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Exercise is the best way to beat diabetes

Time is better spent the gym than on the sofa say experts. Picture: Getty

Time is better spent the gym than on the sofa say experts. Picture: Getty

  • by KEVAN CHRISTIE
 

THERE have been raspberry diets, cabbage soup diets, cleansing juice diets and the 5:2 but a new study has revealed the best way to prevent obesity is … more exercise combined with less sitting around.

The study by University College London said to beat the obesity time bomb, not only must people do more vigorous exercise but rethink how they enjoy their leisure time.

And the health benefits of exercise are wasted if people spend their leisure time sitting around watching telly or playing computer games.

Physical activity and sitting time are two common lifestyle-related behaviours associated with obesity and metabolic health, as well as with chronic diseases such as type 2 diabetes and cardiovascular disease, and with all-cause mortality.

Previous research has concentrated on one or the other but both are linked because sedentary lifestyles promote too little exercise.

The study published the combined effects on long-term risk of developing obesity and of developing a clustering of metabolic risk factors, such as having two or more of low “good” cholesterol, high levels of blood fats, high blood pressure, high blood glucose, and insulin resistance.

Civil servants took part in the Whitehall II cohort study and nearly three quarters were men with an average age of 56.

The odds of developing obesity and of developing metabolic risk factor clustering after five and ten years were calculated for adults with different levels and combinations of physical activity and leisure sitting time.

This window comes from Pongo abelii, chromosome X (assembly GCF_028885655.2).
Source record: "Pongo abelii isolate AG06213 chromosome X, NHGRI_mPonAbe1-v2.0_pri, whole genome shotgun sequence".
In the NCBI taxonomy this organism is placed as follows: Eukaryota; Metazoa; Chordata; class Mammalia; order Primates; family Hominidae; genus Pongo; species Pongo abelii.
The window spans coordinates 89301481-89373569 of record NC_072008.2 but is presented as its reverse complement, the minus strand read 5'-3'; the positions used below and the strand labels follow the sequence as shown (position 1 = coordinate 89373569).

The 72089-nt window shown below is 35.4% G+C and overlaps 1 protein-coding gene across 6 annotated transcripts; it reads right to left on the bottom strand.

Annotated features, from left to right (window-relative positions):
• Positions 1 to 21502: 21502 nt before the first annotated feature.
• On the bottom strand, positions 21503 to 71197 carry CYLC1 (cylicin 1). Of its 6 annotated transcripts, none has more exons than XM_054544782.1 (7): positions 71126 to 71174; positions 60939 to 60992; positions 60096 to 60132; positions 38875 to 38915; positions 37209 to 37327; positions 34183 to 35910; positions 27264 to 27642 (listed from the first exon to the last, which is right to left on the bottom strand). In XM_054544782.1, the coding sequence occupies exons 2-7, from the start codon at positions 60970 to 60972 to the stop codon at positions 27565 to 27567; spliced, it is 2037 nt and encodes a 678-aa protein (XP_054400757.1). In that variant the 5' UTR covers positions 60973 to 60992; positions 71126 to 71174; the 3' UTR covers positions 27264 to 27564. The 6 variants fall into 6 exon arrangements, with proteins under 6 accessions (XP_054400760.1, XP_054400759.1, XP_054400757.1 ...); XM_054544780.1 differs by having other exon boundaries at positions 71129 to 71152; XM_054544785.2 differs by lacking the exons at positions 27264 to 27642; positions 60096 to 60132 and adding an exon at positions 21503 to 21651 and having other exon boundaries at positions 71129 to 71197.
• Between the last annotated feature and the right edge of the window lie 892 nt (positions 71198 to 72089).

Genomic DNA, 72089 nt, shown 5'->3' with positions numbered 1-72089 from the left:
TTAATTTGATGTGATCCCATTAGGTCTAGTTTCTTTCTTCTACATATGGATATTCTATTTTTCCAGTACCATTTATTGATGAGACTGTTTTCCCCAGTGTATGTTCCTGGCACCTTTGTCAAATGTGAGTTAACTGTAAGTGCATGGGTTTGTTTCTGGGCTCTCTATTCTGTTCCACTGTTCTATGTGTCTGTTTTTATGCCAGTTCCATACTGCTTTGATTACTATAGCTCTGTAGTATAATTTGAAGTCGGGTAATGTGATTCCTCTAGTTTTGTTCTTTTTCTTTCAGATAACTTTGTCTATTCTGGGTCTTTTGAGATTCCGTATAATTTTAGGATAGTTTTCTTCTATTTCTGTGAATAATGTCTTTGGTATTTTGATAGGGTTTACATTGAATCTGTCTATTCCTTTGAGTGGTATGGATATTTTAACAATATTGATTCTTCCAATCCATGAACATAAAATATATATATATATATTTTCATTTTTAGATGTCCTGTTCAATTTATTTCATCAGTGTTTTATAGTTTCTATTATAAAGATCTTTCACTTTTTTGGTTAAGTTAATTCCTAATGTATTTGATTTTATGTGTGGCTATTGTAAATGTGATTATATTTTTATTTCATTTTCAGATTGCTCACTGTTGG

The study published in Diabetologia, the journal of the European Association for the Study of Diabetes, found that physical activity, but not leisure time sitting, was associated with becoming obese.

However, the lowest odds of becoming obese after five years were observed for individuals reporting both high physical activity and low leisure time sitting.

Joshua Bell of the Department of Epidemiology and Public Health said: “The protective effects of moderate-to-vigorous physical activity and low leisure time sitting against developing obesity and metabolic risk factor clustering are strongest when viewed in combination.

“The effectiveness of physical activity for preventing obesity may depend on how much you sit in your leisure time.

“Both high levels of physical activity and low levels of leisure time sitting may be required to substantially reduce the risk of becoming obese.

“Associations with developing metabolic risk factor clustering were less clear.

“Intervention studies are needed to examine whether a total lifestyle approach, promoting both high physical activity and low leisure time sitting, is most effective at reducing the risk of becoming obese.”

A total of 3,340,313 items were dispensed to treat diabetes in Scotland in 2013-14, at a cost of £75.7 million an increase from £73.2m last year and £74.2m in 2011-12.

Last year, it was estimated the Scottish NHS spends £60m a year on amputations and treating foot ulcers for patients with diabetes.

 

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